Tuesday, January 4th 2022

ICYMI, AMD Claims to have Caught Up with Core i9-12900K Gaming Performance Even Before Zen 4

The Ryzen 3000XT line of processors were the kind of stop-gap products that make people wary of stop-gap products, and AMD plans to remedy this. The new Ryzen 7 5800X3D is an upcoming Socket AM4 processor designed with the singular purpose of matching the Intel Core i9-12900K "Alder Lake" processor at gaming performance, so Intel doesn't have free reign until much later in the year, when AMD debuts "Zen 4" and AM5. It's also a means for AMD to signal consumers as well as investors to the sheer engineering depth the company enjoys these days.

The Ryzen 7 5800X3D isn't a a 5800X with an insane CPU overclock that throws efficiency out of the window. In fact, it has lower clocks! Instead, it leverages a new feature addition AMD did to its existing "Zen 3" microarchitecture, called 3D Vertical Cache. This is basically 64 MB of fast SRAM physically stacked on top of the CPU core die (CCD), giving it 96 MB of last-level cache. The company has already debuted this with its EPYC "Milan-X" enterprise processors, and the Ryzen 7 5800X3D would be the first client-segment product with this CCD.
With 3D Vertical Cache tech in place, "Zen 3" enjoys a gaming performance boost akin to a generational update, with AMD claiming anywhere between 10 to 40 percent gaming performance gains over the Ryzen 9 5900X despite four fewer cores; which helps it sneak behind the Core i9-12900K "Alder Lake-S," currently Intel's flagship desktop processor.

AMD CEO Dr Lisa Su was specific about who the 5800X3D was for—those who use their PCs for one thing only, gaming. The chip has 8 CPU cores, with SMT enabling 16 logical processors. Each of these has 512 KB of L2 cache, and share 96 MB of L3 cache. The processor ships with lower clock speeds than the 5800X, with a base frequency of 3.40 GHz (compared to 3.80 GHz of the 5800X); and boost frequency of 4.50 GHz (vs. 4.70 GHz of the 5800X). The processor's TDP is the same as the 5800X, at 105 W. As we mentioned, this isn't a case of the designers running the chip at eleventy GHz and several hundred Watts of TDP.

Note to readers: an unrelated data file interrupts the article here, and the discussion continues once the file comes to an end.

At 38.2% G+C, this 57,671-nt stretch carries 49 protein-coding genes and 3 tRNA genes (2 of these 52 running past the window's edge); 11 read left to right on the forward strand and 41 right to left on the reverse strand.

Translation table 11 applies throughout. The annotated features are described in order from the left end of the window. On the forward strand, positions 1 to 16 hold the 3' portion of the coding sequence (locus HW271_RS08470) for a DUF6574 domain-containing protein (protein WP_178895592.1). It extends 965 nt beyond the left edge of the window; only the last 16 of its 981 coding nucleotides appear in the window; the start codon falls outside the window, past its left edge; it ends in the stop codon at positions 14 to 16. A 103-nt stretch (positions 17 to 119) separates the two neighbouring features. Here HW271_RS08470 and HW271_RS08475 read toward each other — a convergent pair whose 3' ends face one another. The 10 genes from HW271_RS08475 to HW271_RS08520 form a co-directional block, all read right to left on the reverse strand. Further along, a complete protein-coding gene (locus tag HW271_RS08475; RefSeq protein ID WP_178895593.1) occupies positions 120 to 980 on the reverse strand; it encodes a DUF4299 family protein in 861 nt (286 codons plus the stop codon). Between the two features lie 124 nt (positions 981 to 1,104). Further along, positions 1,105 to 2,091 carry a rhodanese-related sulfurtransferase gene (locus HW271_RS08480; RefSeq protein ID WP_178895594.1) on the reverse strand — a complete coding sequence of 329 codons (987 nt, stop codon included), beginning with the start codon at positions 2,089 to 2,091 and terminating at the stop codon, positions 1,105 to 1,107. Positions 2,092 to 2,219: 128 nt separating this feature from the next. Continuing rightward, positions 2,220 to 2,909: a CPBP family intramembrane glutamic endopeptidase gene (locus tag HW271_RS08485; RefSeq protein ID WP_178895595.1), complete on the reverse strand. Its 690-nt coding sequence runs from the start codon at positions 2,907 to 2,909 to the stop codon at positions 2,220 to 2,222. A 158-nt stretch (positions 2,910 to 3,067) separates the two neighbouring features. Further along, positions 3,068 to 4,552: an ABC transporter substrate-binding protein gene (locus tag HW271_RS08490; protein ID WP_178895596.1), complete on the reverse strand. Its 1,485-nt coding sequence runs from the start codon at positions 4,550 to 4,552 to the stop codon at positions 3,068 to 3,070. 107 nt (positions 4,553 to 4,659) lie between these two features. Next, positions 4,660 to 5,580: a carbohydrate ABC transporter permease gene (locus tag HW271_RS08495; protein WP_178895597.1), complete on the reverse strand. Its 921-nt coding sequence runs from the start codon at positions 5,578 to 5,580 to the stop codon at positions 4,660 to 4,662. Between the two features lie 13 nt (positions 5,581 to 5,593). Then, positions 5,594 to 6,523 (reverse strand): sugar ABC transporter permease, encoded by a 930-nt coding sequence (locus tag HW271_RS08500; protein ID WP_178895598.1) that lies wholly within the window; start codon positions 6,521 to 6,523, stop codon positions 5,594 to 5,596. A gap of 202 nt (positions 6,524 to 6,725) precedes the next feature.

The 5800X3D, as a Socket AM4 part, is drop-in compatible with AMD 500-series and 400-series chipset motherboards, with a BIOS update. Since its TDP is unchanged at 105 W, it doesn't come with any special VRM requirements (at least nothing different from what the 5800X needs).

Intel has already reacted to this development, by announcing the Core i9-12900KS, a variant of the i9-12900K with a massive 5.50 GHz boost frequency for the P-cores, which it hopes will ward off the 5800X3D. Intel is missing the point here. The 5800X is a $400-something part, priced rivaling the i7-12700K, and while the pricing of the 5800X3D is unknown, it's highly likely to end up with an enormous gaming price-performance advantage over Intel. The 5800X3D releases this Spring.
Add your own comment

46 Comments on ICYMI, AMD Claims to have Caught Up with Core i9-12900K Gaming Performance Even Before Zen 4

#1
silentbogo
Well, it looks like sAM4 will live at least another year, which makes it 2 years past EoL :D
Posted on Reply
#2
ir_cow
I'm ready! Lower clocks and higher perf?!? Count me in.
Posted on Reply
#3
Bomby569
what about 5600X3D? don't tell me you are going to do this AMD?
Posted on Reply
#4
MrDweezil
Seems telling that they're only doing this with a single model. Maybe its an acknowledgement that this isn't a cost-effective path forward and they're mainly doing it so there's higher "AMD" bar on the benchmark charts between now and Zen 4.
Posted on Reply
#5
Steevo
Proof of concept and them throwing down the gauntlet to Intel. TDP is the only metric they stopped for, and it’s more of a line in the sand that some crazy people will push hard on with LN or good cooling loops. They are counting on the community to push the tweaking of this CPU to extreme levels to show they aren’t just back in the game, they are turning the asylum over to the inmates.